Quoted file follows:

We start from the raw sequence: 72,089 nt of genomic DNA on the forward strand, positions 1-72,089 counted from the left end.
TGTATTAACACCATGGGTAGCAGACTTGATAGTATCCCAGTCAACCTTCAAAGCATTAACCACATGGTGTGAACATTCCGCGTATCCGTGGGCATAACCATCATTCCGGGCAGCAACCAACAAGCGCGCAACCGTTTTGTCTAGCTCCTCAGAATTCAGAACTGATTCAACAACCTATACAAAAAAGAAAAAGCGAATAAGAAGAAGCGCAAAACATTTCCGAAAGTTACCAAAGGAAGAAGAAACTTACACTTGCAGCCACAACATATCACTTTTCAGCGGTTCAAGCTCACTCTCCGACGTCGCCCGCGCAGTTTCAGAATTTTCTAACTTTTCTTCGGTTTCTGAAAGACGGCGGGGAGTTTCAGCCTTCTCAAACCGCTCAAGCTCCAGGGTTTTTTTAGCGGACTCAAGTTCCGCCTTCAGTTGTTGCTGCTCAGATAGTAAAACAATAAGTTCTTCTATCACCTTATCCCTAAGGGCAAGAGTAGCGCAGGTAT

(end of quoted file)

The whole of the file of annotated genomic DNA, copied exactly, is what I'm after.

We start from the raw sequence: 72,089 nt of genomic DNA on the forward strand, positions 1-72,089 counted from the left end.
TGTATTAACACCATGGGTAGCAGACTTGATAGTATCCCAGTCAACCTTCAAAGCATTAACCACATGGTGTGAACATTCCGCGTATCCGTGGGCATAACCATCATTCCGGGCAGCAACCAACAAGCGCGCAACCGTTTTGTCTAGCTCCTCAGAATTCAGAACTGATTCAACAACCTATACAAAAAAGAAAAAGCGAATAAGAAGAAGCGCAAAACATTTCCGAAAGTTACCAAAGGAAGAAGAAACTTACACTTGCAGCCACAACATATCACTTTTCAGCGGTTCAAGCTCACTCTCCGACGTCGCCCGCGCAGTTTCAGAATTTTCTAACTTTTCTTCGGTTTCTGAAAGACGGCGGGGAGTTTCAGCCTTCTCAAACCGCTCAAGCTCCAGGGTTTTTTTAGCGGACTCAAGTTCCGCCTTCAGTTGTTGCTGCTCAGATAGTAAAACAATAAGTTCTTCTATCACCTTATCCCTAAGGGCAAGAGTAGCGCAGGTAT